Going to a barber can be hair-raising


Venturing to a hair salon outside of Singapore is daunting for those who just want a regular style

Upon coming home after spending months overseas, most people will meet their friends, head for their favourite food stalls and maybe even check out a new mall.

Me? I get a haircut.

"Haircut" almost always comes right after "putting down suitcase", and often before "meeting friends and family" because I frequently have to put up with not cutting my hair for months during my time away from Singapore.

You see, I hate cutting my hair outside Singapore.

Correction: I hate cutting my hair anywhere except at my regular hair salon in Bukit Timah, where an auntie has been doing the job for the last 20 years.

That is a familiar place where I can go in, sit down, tell Auntie to give me "the usual" - if I even have to tell her anything at all - and leave in 10 minutes, all for an affordable sum of $12.


Straightforward, fuss-free, almost mundane. That is the way I have had my haircuts for decades. That is the way haircuts should always be.

You would think that a style like mine - only slightly more innovative and longer than an army crew cut - is foolproof, but I realised even for a job like that, a good barber is hard to find.

Indeed, my relocations in recent years - first to England, then to China - has resulted in several of my haircuts becoming experiences akin to a thriller.

In fact, it became a downright horror show. Once, I was forced to patronise one of those $10-for-10-minute barbershops during one of my trips back to Singapore because Auntie was not free to give me my usual trim.

The problem - and I suspect I am not the only guy who faces this - is that I cannot tell if a haircut is done right or not at the shop. I actually have very low self-esteem when I visit new barbers.''

"Just cut short," I told the new barber. Ten minutes and $10 later, I turned into Jim Carrey in Dumb And Dumber. 

The problem - and I suspect I am not the only guy who faces this - is that I cannot tell if a haircut is done right or not at the shop. I actually have very low self-esteem when I visit new barbers.

"No lah, nobody cuts like that one," the barber at the $10 shop told me when I asked if she could shave a bit more from the sides.

Who was I to question her? She does this for a living. So Jim Carrey it was.

When I was in London, I resisted cutting my hair for months, until one day I realised I was starting to resemble the vagrant who sleeps outside my university residence.

One day, I finally popped into the nearest barbershop.

"How many inches?" the barber asked me in a thick Middle Eastern accent.


"Your hair. How many inches you want it to be?"

Since Auntie never asked me this before and I did not have a ruler with me, I showed him a picture on my phone.

"Like this short?" I asked hopefully.

"So small, I cannot see," he scoffed. "I'll see what I can do."

I held my breath. Ten minutes and £10 (S$21.60) later, I turned into one of the guys from Ah Boys To Men.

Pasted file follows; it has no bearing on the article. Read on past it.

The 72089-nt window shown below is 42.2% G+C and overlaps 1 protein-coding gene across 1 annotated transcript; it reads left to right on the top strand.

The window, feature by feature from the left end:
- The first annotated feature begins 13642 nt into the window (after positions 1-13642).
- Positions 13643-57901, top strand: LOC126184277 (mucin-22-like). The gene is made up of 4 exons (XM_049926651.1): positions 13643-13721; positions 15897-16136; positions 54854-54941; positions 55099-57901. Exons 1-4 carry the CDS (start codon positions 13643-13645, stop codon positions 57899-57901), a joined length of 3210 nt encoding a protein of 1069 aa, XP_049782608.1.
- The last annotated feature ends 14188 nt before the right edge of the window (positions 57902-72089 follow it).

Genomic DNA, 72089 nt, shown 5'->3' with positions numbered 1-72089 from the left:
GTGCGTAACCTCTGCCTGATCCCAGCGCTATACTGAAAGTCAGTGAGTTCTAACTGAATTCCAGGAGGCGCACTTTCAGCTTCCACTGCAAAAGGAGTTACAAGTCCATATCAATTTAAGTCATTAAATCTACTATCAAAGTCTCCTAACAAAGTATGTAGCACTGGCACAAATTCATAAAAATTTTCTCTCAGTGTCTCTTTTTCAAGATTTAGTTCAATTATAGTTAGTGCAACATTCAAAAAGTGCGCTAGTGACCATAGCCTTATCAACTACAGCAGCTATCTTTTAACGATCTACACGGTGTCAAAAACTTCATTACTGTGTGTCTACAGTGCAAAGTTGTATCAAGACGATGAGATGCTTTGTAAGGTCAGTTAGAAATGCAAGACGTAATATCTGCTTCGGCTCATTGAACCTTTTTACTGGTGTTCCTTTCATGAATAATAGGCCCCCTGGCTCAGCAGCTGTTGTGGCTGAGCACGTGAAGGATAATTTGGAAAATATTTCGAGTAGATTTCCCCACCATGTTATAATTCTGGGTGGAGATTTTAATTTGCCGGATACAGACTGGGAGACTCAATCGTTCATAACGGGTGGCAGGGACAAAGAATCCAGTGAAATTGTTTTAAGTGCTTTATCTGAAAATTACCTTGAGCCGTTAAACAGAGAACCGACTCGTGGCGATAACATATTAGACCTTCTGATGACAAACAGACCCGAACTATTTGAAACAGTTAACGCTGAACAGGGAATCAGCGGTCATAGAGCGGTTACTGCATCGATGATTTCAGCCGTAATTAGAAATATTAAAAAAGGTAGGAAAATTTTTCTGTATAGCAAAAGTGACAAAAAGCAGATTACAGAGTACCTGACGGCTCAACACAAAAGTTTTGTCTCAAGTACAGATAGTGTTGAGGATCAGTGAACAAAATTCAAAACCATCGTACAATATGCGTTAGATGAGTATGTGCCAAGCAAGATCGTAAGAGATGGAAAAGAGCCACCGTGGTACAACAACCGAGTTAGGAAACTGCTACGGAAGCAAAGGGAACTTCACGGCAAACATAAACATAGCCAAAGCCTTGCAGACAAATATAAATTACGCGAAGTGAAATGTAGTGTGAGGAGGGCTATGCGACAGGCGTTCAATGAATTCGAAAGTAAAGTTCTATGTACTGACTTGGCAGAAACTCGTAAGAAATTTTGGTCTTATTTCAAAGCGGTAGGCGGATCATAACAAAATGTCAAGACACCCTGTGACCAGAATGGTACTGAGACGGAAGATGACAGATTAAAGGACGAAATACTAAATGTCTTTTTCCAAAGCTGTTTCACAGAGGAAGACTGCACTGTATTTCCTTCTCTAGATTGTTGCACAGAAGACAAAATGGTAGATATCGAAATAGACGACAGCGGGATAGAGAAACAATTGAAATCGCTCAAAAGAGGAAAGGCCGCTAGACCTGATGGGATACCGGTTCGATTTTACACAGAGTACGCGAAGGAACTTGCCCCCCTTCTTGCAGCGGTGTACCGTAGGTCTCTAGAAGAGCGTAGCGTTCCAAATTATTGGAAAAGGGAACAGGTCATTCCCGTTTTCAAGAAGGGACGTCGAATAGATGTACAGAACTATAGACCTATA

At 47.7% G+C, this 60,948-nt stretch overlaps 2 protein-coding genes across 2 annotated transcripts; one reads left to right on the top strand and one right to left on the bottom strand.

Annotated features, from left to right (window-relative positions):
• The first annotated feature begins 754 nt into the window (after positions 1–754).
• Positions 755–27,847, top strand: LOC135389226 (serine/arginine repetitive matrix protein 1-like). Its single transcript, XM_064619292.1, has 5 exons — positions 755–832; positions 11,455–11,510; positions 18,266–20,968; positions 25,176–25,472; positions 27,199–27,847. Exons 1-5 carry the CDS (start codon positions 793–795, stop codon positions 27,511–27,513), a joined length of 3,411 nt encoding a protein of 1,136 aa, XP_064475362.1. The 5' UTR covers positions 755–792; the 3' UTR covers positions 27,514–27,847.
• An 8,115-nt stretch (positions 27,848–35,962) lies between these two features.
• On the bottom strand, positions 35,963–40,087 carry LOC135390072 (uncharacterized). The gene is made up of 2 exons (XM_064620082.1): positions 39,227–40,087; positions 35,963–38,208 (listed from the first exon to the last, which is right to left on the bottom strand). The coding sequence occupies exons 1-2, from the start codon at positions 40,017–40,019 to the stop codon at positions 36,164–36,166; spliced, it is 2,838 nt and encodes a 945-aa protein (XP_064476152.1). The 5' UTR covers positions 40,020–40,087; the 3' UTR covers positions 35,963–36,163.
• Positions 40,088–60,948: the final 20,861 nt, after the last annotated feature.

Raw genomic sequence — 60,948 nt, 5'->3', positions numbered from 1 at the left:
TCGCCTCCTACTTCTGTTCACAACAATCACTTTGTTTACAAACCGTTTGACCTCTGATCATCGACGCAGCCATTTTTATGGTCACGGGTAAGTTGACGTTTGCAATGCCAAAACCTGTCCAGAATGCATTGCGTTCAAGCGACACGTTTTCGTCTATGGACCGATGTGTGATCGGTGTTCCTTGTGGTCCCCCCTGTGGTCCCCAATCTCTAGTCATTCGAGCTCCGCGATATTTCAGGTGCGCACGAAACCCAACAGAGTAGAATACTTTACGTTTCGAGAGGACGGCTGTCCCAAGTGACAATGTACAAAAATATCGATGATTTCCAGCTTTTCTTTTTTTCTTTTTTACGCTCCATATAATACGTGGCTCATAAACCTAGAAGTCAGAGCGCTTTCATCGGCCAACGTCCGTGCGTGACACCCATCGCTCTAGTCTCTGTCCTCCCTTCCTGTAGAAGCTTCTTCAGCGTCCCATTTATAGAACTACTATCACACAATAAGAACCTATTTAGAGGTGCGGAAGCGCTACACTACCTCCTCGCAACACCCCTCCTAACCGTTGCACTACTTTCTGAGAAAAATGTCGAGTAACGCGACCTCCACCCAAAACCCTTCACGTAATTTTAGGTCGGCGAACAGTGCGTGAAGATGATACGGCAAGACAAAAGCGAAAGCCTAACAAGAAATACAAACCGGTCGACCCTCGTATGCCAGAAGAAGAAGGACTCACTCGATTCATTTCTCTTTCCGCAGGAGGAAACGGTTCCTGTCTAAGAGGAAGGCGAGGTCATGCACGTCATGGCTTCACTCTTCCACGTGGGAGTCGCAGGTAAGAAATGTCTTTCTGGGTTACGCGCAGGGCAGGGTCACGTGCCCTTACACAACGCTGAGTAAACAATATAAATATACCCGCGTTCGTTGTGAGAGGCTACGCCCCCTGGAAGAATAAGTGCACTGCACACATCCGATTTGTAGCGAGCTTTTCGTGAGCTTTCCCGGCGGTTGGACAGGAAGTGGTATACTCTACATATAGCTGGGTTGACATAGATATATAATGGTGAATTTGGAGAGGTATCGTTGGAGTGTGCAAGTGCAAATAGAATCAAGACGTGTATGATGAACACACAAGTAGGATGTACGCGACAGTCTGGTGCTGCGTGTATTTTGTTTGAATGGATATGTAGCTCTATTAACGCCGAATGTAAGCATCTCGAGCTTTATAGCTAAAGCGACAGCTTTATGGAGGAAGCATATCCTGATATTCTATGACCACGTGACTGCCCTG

That is why I never understand why people can enjoy going to the hair salon, are best friends with their hairstylist or "have fun" experimenting with hairstyles.

A friend of mine easily reeled off a dozen hairstyles when I asked what she has tried before. Bob, bangs, sideswept, clipped, razor chop... are these even real styles, I asked her. She rolled her eyes at me and walked away.

It does not help that I am too lazy to spend time to maintain my crowning glory, which is already troublesome enough because it is wavy.

Needless to say, I visited my first hair salon in Beijing with a lot of trepidation. 

I went in because it was near my office and, also, I got off work early that day.

Then, I realised the hair salon was bizarrely decorated with multi-coloured crystals, had black-and-white checkered seats, and the hairstylists looked like brooding boyband members, with matching funky hairdos.

I am dead, I am dead, I am dead, I kept repeating to myself as an assistant escorted me in.

The woman at the counter sat me down and whipped out a menu with a whole host of items and treatments.

"You know, you can do this..." she said.

"I just want to cut my hair short," I replied.

"Do you want to try..." she persisted.


"We have this package that..."

"Just a haircut," I repeated.

"Er... okay," she muttered, as she walked off to see which unlucky boyband member would get to serve me.

As I sat in the chair, I looked through my phone to see if I could find another suitable picture to show him what I had in mind, in case he started asking about inches or styles.

I bit my lip as I showed the hairstylist what I wanted - short style and only slightly more innovative than an army crew cut - praying that he would not judge me for being so much less funky than him.

"Sure, I think I can do that," he said with a nod.

I held my breath. Ten minutes and 60 yuan (S$13.40) later, I actually looked like I would if I got my hair cut by Auntie in Bukit Timah.

"Thank you, thank you," I told him as I got ready to leave. "I'll look for you next time I'm back," I said.

"I hope I'm around," he replied with a laugh.

I hope so too.

A version of this article appeared in the print edition of The Sunday Times on September 06, 2015, with the headline 'Going to a barber can be hair-raising'. Print Edition | Subscribe